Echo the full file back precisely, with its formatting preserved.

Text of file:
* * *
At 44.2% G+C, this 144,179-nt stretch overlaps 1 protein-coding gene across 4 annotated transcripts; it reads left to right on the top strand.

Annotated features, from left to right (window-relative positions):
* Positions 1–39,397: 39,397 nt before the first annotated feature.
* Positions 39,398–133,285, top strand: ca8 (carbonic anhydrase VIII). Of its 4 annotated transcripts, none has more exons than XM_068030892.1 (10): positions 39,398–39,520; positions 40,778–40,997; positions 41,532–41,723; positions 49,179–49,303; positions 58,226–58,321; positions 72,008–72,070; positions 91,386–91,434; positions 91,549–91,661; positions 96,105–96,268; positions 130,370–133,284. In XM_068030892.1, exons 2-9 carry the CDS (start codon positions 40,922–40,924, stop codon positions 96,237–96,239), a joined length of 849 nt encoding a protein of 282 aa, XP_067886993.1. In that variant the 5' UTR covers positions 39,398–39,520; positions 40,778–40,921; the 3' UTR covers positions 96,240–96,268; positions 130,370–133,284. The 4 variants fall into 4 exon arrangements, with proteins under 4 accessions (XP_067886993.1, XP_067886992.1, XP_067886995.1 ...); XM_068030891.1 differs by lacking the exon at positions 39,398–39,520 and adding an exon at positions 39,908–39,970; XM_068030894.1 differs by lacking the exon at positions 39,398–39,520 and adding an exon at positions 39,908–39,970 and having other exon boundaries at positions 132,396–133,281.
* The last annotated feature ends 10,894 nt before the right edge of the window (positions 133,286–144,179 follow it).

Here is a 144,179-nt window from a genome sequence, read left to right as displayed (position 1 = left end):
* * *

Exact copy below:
At 44.2% G+C, this 144,179-nt stretch overlaps 1 protein-coding gene across 4 annotated transcripts; it reads left to right on the top strand.

Annotated features, from left to right (window-relative positions):
* Positions 1–39,397: 39,397 nt before the first annotated feature.
* Positions 39,398–133,285, top strand: ca8 (carbonic anhydrase VIII). Of its 4 annotated transcripts, none has more exons than XM_068030892.1 (10): positions 39,398–39,520; positions 40,778–40,997; positions 41,532–41,723; positions 49,179–49,303; positions 58,226–58,321; positions 72,008–72,070; positions 91,386–91,434; positions 91,549–91,661; positions 96,105–96,268; positions 130,370–133,284. In XM_068030892.1, exons 2-9 carry the CDS (start codon positions 40,922–40,924, stop codon positions 96,237–96,239), a joined length of 849 nt encoding a protein of 282 aa, XP_067886993.1. In that variant the 5' UTR covers positions 39,398–39,520; positions 40,778–40,921; the 3' UTR covers positions 96,240–96,268; positions 130,370–133,284. The 4 variants fall into 4 exon arrangements, with proteins under 4 accessions (XP_067886993.1, XP_067886992.1, XP_067886995.1 ...); XM_068030891.1 differs by lacking the exon at positions 39,398–39,520 and adding an exon at positions 39,908–39,970; XM_068030894.1 differs by lacking the exon at positions 39,398–39,520 and adding an exon at positions 39,908–39,970 and having other exon boundaries at positions 132,396–133,281.
* The last annotated feature ends 10,894 nt before the right edge of the window (positions 133,286–144,179 follow it).

Here is a 144,179-nt window from a genome sequence, read left to right as displayed (position 1 = left end):